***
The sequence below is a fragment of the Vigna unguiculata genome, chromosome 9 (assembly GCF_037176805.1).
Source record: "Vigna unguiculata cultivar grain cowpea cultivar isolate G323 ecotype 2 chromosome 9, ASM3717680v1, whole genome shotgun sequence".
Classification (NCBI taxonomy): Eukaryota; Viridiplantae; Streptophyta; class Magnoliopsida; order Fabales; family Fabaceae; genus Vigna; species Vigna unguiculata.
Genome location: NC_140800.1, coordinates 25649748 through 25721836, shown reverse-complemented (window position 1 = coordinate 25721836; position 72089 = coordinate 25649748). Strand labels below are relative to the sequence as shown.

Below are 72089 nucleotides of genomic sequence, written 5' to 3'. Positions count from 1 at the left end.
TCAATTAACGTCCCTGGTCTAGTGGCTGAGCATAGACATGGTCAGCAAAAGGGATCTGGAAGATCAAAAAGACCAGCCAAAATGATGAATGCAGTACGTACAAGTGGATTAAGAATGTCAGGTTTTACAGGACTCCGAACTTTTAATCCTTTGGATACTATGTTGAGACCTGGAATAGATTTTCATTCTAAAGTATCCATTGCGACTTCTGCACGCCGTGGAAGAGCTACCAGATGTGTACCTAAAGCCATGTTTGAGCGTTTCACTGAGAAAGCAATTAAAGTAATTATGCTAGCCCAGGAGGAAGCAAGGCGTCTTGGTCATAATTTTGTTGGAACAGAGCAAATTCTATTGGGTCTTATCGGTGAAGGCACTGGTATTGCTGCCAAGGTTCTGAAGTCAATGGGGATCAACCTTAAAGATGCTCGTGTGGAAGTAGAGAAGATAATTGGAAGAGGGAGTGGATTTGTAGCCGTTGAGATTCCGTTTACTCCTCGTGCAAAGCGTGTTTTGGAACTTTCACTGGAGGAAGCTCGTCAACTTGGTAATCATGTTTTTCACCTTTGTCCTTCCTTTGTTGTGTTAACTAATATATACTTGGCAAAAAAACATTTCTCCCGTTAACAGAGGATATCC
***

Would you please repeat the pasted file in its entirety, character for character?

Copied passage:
The sequence below is a fragment of the Vigna unguiculata genome, chromosome 9 (assembly GCF_037176805.1).
Source record: "Vigna unguiculata cultivar grain cowpea cultivar isolate G323 ecotype 2 chromosome 9, ASM3717680v1, whole genome shotgun sequence".
Classification (NCBI taxonomy): Eukaryota; Viridiplantae; Streptophyta; class Magnoliopsida; order Fabales; family Fabaceae; genus Vigna; species Vigna unguiculata.
Genome location: NC_140800.1, coordinates 25649748 through 25721836, shown reverse-complemented (window position 1 = coordinate 25721836; position 72089 = coordinate 25649748). Strand labels below are relative to the sequence as shown.

Below are 72089 nucleotides of genomic sequence, written 5' to 3'. Positions count from 1 at the left end.
TCAATTAACGTCCCTGGTCTAGTGGCTGAGCATAGACATGGTCAGCAAAAGGGATCTGGAAGATCAAAAAGACCAGCCAAAATGATGAATGCAGTACGTACAAGTGGATTAAGAATGTCAGGTTTTACAGGACTCCGAACTTTTAATCCTTTGGATACTATGTTGAGACCTGGAATAGATTTTCATTCTAAAGTATCCATTGCGACTTCTGCACGCCGTGGAAGAGCTACCAGATGTGTACCTAAAGCCATGTTTGAGCGTTTCACTGAGAAAGCAATTAAAGTAATTATGCTAGCCCAGGAGGAAGCAAGGCGTCTTGGTCATAATTTTGTTGGAACAGAGCAAATTCTATTGGGTCTTATCGGTGAAGGCACTGGTATTGCTGCCAAGGTTCTGAAGTCAATGGGGATCAACCTTAAAGATGCTCGTGTGGAAGTAGAGAAGATAATTGGAAGAGGGAGTGGATTTGTAGCCGTTGAGATTCCGTTTACTCCTCGTGCAAAGCGTGTTTTGGAACTTTCACTGGAGGAAGCTCGTCAACTTGGTAATCATGTTTTTCACCTTTGTCCTTCCTTTGTTGTGTTAACTAATATATACTTGGCAAAAAAACATTTCTCCCGTTAACAGAGGATATCC